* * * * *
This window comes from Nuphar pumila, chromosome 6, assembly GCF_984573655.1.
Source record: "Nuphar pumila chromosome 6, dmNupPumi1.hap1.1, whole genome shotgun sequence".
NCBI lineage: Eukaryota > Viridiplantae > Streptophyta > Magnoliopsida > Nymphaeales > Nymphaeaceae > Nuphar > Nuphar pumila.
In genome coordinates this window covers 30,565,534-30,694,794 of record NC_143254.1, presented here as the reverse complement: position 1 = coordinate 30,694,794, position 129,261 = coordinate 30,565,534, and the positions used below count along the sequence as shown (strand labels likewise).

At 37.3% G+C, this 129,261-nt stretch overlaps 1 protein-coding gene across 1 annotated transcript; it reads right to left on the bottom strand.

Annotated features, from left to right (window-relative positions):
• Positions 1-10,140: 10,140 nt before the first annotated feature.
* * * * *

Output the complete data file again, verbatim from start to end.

This window comes from Nuphar pumila, chromosome 6, assembly GCF_984573655.1.
Source record: "Nuphar pumila chromosome 6, dmNupPumi1.hap1.1, whole genome shotgun sequence".
NCBI lineage: Eukaryota > Viridiplantae > Streptophyta > Magnoliopsida > Nymphaeales > Nymphaeaceae > Nuphar > Nuphar pumila.
In genome coordinates this window covers 30,565,534-30,694,794 of record NC_143254.1, presented here as the reverse complement: position 1 = coordinate 30,694,794, position 129,261 = coordinate 30,565,534, and the positions used below count along the sequence as shown (strand labels likewise).

At 37.3% G+C, this 129,261-nt stretch overlaps 1 protein-coding gene across 1 annotated transcript; it reads right to left on the bottom strand.

Annotated features, from left to right (window-relative positions):
• Positions 1-10,140: 10,140 nt before the first annotated feature.